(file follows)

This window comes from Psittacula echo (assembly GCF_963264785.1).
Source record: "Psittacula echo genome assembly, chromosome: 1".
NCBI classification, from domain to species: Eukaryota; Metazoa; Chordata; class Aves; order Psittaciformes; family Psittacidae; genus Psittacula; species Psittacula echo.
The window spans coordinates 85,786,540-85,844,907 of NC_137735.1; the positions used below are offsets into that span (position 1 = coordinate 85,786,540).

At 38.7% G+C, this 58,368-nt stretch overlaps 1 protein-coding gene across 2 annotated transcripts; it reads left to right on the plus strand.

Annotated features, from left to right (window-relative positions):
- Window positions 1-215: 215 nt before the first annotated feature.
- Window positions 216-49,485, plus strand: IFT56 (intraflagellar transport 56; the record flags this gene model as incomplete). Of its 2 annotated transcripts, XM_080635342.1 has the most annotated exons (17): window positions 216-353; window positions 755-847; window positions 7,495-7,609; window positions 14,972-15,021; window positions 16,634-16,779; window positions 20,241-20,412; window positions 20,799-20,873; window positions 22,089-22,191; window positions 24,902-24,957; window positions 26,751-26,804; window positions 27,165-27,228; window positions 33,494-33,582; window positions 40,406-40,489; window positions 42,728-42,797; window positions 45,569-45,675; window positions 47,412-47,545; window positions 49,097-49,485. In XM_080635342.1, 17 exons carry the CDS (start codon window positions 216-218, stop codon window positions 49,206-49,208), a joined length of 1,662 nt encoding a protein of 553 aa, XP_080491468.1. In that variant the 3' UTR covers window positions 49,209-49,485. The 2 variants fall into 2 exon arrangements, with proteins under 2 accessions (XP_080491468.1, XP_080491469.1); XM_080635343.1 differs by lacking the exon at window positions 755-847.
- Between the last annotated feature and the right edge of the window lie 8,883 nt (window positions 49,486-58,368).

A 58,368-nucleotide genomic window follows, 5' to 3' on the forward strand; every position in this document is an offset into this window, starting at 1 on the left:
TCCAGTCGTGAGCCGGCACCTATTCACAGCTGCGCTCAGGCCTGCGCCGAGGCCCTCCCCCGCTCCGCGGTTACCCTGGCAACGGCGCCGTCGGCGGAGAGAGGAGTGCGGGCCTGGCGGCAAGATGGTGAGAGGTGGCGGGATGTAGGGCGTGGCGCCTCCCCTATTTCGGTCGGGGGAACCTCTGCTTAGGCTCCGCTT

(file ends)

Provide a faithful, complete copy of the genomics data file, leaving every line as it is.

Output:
This window comes from Psittacula echo (assembly GCF_963264785.1).
Source record: "Psittacula echo genome assembly, chromosome: 1".
NCBI classification, from domain to species: Eukaryota; Metazoa; Chordata; class Aves; order Psittaciformes; family Psittacidae; genus Psittacula; species Psittacula echo.
The window spans coordinates 85,786,540-85,844,907 of NC_137735.1; the positions used below are offsets into that span (position 1 = coordinate 85,786,540).

At 38.7% G+C, this 58,368-nt stretch overlaps 1 protein-coding gene across 2 annotated transcripts; it reads left to right on the plus strand.

Annotated features, from left to right (window-relative positions):
- Window positions 1-215: 215 nt before the first annotated feature.
- Window positions 216-49,485, plus strand: IFT56 (intraflagellar transport 56; the record flags this gene model as incomplete). Of its 2 annotated transcripts, XM_080635342.1 has the most annotated exons (17): window positions 216-353; window positions 755-847; window positions 7,495-7,609; window positions 14,972-15,021; window positions 16,634-16,779; window positions 20,241-20,412; window positions 20,799-20,873; window positions 22,089-22,191; window positions 24,902-24,957; window positions 26,751-26,804; window positions 27,165-27,228; window positions 33,494-33,582; window positions 40,406-40,489; window positions 42,728-42,797; window positions 45,569-45,675; window positions 47,412-47,545; window positions 49,097-49,485. In XM_080635342.1, 17 exons carry the CDS (start codon window positions 216-218, stop codon window positions 49,206-49,208), a joined length of 1,662 nt encoding a protein of 553 aa, XP_080491468.1. In that variant the 3' UTR covers window positions 49,209-49,485. The 2 variants fall into 2 exon arrangements, with proteins under 2 accessions (XP_080491468.1, XP_080491469.1); XM_080635343.1 differs by lacking the exon at window positions 755-847.
- Between the last annotated feature and the right edge of the window lie 8,883 nt (window positions 49,486-58,368).

A 58,368-nucleotide genomic window follows, 5' to 3' on the forward strand; every position in this document is an offset into this window, starting at 1 on the left:
TCCAGTCGTGAGCCGGCACCTATTCACAGCTGCGCTCAGGCCTGCGCCGAGGCCCTCCCCCGCTCCGCGGTTACCCTGGCAACGGCGCCGTCGGCGGAGAGAGGAGTGCGGGCCTGGCGGCAAGATGGTGAGAGGTGGCGGGATGTAGGGCGTGGCGCCTCCCCTATTTCGGTCGGGGGAACCTCTGCTTAGGCTCCGCTT